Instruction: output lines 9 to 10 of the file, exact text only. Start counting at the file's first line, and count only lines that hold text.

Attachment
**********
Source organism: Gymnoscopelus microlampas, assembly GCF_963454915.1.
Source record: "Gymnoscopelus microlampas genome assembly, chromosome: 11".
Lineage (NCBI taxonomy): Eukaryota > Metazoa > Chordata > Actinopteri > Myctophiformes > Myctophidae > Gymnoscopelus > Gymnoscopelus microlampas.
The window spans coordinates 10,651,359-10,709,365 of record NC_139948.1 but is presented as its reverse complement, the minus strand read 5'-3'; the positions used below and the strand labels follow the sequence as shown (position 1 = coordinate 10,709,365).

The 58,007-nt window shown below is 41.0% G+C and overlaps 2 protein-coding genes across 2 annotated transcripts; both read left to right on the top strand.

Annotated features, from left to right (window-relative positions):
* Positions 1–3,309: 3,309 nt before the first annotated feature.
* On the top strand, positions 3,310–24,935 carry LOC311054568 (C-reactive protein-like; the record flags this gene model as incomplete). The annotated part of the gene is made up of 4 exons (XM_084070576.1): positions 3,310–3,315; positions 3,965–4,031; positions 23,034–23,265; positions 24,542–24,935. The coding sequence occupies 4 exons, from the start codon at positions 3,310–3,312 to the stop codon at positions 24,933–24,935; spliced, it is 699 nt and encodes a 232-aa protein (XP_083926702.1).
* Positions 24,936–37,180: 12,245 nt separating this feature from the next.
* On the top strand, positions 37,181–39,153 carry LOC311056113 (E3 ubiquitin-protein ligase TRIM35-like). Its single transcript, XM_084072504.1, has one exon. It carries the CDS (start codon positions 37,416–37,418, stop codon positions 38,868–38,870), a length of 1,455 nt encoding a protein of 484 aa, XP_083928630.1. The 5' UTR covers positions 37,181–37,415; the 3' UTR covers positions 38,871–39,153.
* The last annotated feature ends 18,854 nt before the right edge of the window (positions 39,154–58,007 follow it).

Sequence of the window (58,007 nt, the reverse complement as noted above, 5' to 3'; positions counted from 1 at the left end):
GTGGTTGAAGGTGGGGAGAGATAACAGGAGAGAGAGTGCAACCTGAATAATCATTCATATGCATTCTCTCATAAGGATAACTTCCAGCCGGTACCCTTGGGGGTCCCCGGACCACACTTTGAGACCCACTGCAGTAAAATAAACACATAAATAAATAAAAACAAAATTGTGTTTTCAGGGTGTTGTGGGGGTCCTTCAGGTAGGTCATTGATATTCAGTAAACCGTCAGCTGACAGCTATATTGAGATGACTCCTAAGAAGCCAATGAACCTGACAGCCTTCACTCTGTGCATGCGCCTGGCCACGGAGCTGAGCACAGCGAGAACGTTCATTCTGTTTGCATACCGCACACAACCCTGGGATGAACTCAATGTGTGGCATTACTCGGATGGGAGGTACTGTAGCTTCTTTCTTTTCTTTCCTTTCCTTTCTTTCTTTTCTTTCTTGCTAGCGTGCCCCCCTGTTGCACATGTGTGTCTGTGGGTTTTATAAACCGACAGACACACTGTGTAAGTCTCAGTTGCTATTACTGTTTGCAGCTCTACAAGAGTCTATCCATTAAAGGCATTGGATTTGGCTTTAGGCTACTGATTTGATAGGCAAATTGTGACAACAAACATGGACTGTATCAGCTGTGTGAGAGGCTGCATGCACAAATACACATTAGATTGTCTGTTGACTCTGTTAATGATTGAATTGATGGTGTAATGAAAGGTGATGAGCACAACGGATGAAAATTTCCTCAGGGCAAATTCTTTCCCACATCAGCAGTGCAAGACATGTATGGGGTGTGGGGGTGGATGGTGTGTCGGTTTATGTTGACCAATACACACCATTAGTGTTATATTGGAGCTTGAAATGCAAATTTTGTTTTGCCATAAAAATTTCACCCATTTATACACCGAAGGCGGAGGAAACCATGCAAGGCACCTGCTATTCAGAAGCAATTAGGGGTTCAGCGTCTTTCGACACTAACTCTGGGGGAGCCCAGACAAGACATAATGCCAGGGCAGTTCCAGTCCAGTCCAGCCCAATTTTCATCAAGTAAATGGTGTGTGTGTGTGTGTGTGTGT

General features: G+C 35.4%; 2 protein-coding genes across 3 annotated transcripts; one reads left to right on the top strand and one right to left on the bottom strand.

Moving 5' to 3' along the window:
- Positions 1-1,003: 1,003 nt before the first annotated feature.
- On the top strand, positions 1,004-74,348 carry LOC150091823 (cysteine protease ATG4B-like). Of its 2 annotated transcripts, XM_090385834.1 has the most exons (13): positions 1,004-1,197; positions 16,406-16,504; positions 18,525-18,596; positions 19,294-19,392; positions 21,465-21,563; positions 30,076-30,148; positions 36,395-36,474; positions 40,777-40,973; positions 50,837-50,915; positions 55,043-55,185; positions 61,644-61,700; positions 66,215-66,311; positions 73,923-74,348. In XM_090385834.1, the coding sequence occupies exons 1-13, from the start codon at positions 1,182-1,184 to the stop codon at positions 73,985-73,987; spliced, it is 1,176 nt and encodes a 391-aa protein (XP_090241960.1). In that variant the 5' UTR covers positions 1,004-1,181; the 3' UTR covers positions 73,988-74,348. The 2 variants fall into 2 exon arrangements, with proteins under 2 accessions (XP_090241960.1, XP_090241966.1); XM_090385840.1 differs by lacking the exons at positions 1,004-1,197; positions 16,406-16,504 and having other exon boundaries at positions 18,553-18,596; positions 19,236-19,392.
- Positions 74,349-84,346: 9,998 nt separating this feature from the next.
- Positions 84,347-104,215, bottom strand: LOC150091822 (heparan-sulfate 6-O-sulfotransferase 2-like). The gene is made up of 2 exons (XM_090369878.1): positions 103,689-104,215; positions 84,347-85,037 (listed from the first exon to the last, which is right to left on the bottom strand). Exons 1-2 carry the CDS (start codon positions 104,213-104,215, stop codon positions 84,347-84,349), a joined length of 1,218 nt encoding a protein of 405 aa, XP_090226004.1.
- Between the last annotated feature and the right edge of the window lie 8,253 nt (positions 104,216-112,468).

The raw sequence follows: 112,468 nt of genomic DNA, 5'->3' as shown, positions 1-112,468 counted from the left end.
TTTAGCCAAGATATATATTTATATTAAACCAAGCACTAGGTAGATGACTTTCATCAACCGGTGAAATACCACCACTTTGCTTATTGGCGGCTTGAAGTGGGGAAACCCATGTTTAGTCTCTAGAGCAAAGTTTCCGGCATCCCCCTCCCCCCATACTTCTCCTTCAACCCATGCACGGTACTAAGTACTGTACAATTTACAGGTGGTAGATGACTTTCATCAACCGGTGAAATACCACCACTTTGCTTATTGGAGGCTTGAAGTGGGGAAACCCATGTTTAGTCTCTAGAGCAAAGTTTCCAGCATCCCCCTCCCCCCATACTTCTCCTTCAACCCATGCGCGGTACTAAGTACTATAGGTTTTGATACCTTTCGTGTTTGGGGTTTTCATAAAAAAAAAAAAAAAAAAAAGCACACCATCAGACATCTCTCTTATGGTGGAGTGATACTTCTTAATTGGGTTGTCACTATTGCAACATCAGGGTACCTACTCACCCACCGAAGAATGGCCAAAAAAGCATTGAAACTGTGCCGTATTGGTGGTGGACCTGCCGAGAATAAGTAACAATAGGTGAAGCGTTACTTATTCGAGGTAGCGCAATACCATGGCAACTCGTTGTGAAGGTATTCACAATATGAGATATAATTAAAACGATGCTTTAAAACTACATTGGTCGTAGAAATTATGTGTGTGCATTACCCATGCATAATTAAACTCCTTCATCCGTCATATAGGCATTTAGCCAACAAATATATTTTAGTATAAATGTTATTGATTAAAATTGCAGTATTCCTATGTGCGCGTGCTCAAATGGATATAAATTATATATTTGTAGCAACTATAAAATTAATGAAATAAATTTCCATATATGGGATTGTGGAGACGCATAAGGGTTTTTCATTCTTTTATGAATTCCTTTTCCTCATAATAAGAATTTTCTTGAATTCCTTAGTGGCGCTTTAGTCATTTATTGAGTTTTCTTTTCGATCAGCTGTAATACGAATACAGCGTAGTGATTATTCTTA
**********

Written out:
* Positions 24,936–37,180: 12,245 nt separating this feature from the next.
* On the top strand, positions 37,181–39,153 carry LOC311056113 (E3 ubiquitin-protein ligase TRIM35-like). Its single transcript, XM_084072504.1, has one exon. It carries the CDS (start codon positions 37,416–37,418, stop codon positions 38,868–38,870), a length of 1,455 nt encoding a protein of 484 aa, XP_083928630.1. The 5' UTR covers positions 37,181–37,415; the 3' UTR covers positions 38,871–39,153.